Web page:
Intracellular accumulations represent the buildup of substances that cells cannot immediately use or eliminate. The substances may accumulate in the cytoplasm (frequently in the lysosomes) or in the nucleus. In some cases the accumulation may be an abnormal substance that the cell has produced, and in other cases the cell may be storing exogenous materials or products of pathologic processes occurring elsewhere in the body. An example would be the accumulation of beta amyloid fragments, which progress to a skeletal muscle disorder called myositis. These substances may accumulate transiently or permanently, and they may be harmless or, in some cases, toxic.
These substances can be grouped into three categories:
• Normal body substances, such as lipids, proteins, carbohydrates, melanin, and bilirubin, that are present in abnormally large amounts
• Abnormal endogenous products, such as those resulting from inborn errors of metabolism
• Exogenous products, such as environmental agents and pigments, that cannot be broken down by the cell.
The accumulation of normal cellular constituents occurs when a substance is produced at a rate that exceeds its metabolism or removal. An example of this type of process is fatty changes in the liver due to intracellular accumulation of triglycerides. Liver cells normally contain some fat, which is either oxidized and used for energy or converted to triglycerides. This fat is derived from free fatty acids released from adipose tissue. Abnormal accumulation occurs when the delivery of free fatty acids to the liver is increased, as in starvation and diabetes mellitus, or when the intrahepatic metabolism of lipids is disturbed, as in alcoholism.
Intracellular accumulation can result from genetic disorders that disrupt the metabolism of selected substances. A normal enzyme may be replaced with an abnormal one, resulting in the formation of a substance that cannot be used or eliminated from the cell, or an enzyme may be missing, so that an intermediate product accumulates in the cell. For example, there are at least 10 genetic disorders that affect glycogen metabolism, most of which lead to the accumulation of intracellular glycogen stores. In the most common form of this disorder, von Gierke disease, large amounts of glycogen accumulate in the liver and kidneys because of a deficiency of the enzyme glucose-6-phosphatase. Without this enzyme, glycogen cannot be broken down to form glucose. The disorder leads not only to an accumulation of glycogen but also to a reduction in blood glucose levels. In Tay-Sachs disease, another genetic disorder, abnormal lipids accumulate in the brain and other tissues, causing motor and mental deterioration beginning at approximately 6 months of age, followed by death at 2 to 5 years of age. In a similar manner, other enzyme defects lead to the accumulation of other substances.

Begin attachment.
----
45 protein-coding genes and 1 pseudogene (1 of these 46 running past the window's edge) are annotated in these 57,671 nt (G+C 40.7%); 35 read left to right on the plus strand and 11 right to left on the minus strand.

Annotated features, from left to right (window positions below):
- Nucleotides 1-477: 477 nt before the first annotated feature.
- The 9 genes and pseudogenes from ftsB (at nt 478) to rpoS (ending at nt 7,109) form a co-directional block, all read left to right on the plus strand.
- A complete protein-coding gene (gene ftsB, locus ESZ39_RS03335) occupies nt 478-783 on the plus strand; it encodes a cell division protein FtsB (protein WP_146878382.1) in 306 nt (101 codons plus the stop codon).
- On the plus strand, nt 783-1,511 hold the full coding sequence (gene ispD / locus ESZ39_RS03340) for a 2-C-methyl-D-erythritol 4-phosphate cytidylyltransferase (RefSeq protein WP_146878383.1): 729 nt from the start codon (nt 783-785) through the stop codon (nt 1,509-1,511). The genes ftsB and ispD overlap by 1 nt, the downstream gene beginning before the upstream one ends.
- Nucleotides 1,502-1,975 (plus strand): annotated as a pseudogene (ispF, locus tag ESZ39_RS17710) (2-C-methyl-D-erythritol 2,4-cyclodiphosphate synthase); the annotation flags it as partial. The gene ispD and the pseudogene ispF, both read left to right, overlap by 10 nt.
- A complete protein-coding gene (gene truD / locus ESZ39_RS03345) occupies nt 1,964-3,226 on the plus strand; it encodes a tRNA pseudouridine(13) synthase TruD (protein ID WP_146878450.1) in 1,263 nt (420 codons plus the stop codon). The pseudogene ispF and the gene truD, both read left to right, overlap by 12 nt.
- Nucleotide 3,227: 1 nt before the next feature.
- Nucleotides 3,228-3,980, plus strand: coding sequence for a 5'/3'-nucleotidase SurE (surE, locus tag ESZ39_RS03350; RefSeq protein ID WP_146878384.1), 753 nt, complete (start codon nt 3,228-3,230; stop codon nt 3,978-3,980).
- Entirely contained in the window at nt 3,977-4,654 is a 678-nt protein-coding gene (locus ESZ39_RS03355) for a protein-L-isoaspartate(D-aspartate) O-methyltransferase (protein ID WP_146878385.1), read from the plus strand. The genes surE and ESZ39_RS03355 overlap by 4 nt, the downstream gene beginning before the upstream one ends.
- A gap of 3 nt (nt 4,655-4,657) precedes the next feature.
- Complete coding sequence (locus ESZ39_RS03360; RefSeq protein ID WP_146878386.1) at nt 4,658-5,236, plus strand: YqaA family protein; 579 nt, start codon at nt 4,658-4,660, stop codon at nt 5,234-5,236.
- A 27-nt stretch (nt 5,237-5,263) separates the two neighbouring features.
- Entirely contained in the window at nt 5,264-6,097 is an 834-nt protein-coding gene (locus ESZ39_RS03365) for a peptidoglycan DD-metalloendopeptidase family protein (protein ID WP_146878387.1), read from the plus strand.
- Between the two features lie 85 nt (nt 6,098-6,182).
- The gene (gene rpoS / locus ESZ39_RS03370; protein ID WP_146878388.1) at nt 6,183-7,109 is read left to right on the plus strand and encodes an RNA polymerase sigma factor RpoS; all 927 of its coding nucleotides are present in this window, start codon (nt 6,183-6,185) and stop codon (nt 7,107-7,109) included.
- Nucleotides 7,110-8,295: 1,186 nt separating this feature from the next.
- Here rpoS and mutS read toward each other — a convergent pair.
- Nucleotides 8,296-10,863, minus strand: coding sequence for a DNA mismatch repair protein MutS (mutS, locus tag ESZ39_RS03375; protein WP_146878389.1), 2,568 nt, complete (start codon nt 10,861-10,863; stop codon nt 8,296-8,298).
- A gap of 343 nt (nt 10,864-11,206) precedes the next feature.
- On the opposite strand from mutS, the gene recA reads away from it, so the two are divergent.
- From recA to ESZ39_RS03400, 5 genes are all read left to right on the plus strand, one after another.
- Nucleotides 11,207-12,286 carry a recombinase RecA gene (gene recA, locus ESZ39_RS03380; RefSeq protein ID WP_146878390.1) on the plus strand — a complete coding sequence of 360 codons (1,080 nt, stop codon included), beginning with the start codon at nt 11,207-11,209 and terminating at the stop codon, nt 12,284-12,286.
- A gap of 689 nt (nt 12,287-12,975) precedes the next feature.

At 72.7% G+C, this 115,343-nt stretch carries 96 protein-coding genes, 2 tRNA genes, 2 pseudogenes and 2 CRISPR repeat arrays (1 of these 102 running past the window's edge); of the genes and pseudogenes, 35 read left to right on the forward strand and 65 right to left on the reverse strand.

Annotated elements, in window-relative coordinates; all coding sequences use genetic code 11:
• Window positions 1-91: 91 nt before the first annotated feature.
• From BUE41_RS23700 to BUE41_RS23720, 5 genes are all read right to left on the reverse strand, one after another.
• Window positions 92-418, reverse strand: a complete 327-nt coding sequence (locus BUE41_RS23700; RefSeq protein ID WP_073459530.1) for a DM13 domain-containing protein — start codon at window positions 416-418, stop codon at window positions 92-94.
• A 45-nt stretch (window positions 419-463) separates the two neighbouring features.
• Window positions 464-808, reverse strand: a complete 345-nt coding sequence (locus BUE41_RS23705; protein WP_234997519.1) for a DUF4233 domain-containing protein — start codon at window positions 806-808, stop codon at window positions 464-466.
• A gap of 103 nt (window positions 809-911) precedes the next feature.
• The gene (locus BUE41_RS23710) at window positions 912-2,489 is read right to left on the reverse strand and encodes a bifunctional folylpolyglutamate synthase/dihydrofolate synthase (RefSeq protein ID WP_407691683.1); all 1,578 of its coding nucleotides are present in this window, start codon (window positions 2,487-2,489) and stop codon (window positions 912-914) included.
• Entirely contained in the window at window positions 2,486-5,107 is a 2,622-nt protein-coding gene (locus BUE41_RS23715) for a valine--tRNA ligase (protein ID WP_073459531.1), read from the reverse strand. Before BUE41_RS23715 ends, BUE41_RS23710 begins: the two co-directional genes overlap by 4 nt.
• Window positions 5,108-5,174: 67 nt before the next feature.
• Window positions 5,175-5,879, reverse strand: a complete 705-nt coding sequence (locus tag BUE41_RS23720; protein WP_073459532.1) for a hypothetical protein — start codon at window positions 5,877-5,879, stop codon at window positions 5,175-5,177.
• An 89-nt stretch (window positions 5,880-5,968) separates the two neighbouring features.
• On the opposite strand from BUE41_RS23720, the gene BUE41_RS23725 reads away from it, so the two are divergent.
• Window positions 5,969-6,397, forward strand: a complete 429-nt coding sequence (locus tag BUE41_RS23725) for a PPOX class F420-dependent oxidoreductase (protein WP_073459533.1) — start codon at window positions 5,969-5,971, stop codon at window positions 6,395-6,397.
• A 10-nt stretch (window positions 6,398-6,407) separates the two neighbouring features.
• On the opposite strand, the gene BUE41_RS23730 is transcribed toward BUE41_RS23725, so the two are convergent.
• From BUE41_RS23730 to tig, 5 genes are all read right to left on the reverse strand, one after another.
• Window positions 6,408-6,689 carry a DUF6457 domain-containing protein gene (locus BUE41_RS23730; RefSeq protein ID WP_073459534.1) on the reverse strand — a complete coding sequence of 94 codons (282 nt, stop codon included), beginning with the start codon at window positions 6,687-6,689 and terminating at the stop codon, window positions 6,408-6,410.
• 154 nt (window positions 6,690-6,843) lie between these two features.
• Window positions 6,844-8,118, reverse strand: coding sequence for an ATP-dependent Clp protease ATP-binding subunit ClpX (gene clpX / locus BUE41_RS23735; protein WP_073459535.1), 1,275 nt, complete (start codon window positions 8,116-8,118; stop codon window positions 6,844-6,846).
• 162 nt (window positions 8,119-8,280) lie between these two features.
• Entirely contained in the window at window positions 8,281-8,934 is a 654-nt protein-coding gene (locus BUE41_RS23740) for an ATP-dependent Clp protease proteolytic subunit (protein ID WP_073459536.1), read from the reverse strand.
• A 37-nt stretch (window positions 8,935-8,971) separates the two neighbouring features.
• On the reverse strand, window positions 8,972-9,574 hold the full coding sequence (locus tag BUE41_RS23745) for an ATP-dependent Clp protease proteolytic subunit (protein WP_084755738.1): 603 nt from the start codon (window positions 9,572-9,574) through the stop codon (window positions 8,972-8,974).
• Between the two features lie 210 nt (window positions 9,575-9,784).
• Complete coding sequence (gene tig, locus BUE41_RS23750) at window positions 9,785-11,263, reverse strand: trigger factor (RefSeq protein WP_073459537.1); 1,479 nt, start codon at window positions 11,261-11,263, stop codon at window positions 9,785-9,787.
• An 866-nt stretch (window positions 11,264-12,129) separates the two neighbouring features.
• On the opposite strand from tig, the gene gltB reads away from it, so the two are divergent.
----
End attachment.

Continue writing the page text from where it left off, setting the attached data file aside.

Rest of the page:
Pigments are colored substances that may accumulate in cells. They can be endogenous (i.e., arising from within the body) or exogenous (i.e., arising from outside the body). Icterus, also called jaundice, is characterized by a yellow discoloration of tissue due to the retention of bilirubin, an endogenous bile pigment. This condition may result from increased bilirubin production from red blood cell destruction, obstruction of bile passage into the intestine, or toxic diseases that affect the liver’s ability to remove bilirubin from the blood. Lipofuscin is a yellow-brown pigment that results from the accumulation of the indigestible residues produced during normal turnover of cell structures (Fig. 5.3). The accumulation of lipofuscin increases with age, and it is sometimes referred to as the wear-and-tear pigment. It is more common in heart, nerve, and liver cells than other tissues and is seen more often in conditions associated with atrophy of an organ.
One of the most common exogenous pigments is carbon in the form of coal dust. In coal miners or people exposed to heavily polluted environments, the accumulation of carbon dust blackens the lung tissue and may cause serious lung disease. The formation of a blue lead line along the margins of the gum is one of the diagnostic features of lead poisoning. Tattoos are the result of insoluble pigments introduced into the skin, where they are engulfed by macrophages and persist for a lifetime.
The significance of intracellular accumulations depends on the cause and severity of the condition. Many accumulations, such as lipofuscin and mild fatty change, have no effect on cell function. Some conditions, such as the hyperbilirubinemia that causes jaundice, are reversible. Other disorders, such as glycogen storage diseases, produce accumulations that result in organ dysfunction and other alterations in physiologic function.